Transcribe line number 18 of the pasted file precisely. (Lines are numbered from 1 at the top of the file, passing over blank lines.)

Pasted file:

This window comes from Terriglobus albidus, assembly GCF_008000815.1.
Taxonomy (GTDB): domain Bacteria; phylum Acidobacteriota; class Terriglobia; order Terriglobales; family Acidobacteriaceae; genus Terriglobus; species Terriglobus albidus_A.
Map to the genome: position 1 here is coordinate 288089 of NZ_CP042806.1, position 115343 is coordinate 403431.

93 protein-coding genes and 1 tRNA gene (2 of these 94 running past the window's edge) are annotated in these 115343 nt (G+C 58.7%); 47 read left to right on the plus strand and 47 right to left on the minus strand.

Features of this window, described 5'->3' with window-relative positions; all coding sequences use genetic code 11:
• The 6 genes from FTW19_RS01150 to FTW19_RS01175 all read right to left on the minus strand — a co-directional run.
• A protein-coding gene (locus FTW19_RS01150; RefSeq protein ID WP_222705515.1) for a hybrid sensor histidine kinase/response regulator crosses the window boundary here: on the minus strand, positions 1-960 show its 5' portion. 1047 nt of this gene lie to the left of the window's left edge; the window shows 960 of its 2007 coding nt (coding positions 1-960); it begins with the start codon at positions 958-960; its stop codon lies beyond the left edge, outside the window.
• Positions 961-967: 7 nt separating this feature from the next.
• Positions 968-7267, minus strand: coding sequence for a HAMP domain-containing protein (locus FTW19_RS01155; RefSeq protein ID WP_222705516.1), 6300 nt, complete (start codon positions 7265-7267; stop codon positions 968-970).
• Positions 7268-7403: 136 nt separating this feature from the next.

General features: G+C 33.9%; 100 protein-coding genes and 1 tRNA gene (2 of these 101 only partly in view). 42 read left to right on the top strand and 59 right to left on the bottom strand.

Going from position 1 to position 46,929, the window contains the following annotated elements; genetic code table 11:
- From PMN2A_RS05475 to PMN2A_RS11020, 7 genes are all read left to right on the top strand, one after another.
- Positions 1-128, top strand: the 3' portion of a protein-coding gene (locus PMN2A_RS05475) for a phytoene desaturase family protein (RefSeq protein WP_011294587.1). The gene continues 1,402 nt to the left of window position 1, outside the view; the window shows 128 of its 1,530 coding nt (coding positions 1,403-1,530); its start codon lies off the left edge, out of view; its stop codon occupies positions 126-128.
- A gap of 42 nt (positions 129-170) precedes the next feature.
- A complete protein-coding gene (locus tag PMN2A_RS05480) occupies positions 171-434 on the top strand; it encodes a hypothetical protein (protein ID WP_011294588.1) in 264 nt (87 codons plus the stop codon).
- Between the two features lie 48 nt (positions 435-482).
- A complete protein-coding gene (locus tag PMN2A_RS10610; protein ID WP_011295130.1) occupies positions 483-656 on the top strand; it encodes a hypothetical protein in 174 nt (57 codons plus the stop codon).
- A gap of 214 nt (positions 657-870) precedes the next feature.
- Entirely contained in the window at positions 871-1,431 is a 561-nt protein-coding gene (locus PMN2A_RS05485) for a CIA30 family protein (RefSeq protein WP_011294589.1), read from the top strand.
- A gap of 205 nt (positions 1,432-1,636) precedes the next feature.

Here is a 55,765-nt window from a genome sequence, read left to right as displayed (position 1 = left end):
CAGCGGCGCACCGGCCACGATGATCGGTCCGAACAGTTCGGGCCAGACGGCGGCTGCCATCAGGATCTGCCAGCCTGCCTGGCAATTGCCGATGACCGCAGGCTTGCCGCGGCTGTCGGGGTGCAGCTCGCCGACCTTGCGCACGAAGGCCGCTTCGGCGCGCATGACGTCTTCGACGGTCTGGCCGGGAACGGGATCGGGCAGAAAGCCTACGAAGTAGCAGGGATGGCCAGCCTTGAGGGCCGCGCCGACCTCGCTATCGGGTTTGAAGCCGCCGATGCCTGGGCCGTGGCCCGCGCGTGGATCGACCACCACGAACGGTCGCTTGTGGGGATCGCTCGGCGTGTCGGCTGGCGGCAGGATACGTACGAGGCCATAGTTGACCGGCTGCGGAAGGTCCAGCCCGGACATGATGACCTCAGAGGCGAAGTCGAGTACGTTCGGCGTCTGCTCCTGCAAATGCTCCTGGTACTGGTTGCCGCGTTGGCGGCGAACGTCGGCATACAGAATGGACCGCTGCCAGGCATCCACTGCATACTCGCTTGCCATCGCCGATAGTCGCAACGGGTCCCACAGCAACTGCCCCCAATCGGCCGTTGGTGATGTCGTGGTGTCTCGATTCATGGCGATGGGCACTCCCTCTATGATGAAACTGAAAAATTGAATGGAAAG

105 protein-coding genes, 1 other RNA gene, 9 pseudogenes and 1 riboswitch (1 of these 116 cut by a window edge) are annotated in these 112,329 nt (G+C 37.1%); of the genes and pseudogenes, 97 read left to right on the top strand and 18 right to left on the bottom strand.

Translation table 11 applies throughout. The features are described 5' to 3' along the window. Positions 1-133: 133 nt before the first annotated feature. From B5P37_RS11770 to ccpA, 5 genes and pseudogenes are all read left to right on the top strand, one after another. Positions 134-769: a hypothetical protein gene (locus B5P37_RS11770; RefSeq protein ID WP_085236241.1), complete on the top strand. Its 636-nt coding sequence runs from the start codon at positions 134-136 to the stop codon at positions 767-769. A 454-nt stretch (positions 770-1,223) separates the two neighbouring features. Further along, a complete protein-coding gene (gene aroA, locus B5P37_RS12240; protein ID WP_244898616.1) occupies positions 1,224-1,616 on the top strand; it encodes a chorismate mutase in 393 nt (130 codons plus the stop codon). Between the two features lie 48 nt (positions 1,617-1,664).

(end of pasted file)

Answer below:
- A complete protein-coding gene (locus tag PMN2A_RS10610; protein ID WP_011295130.1) occupies positions 483-656 on the top strand; it encodes a hypothetical protein in 174 nt (57 codons plus the stop codon).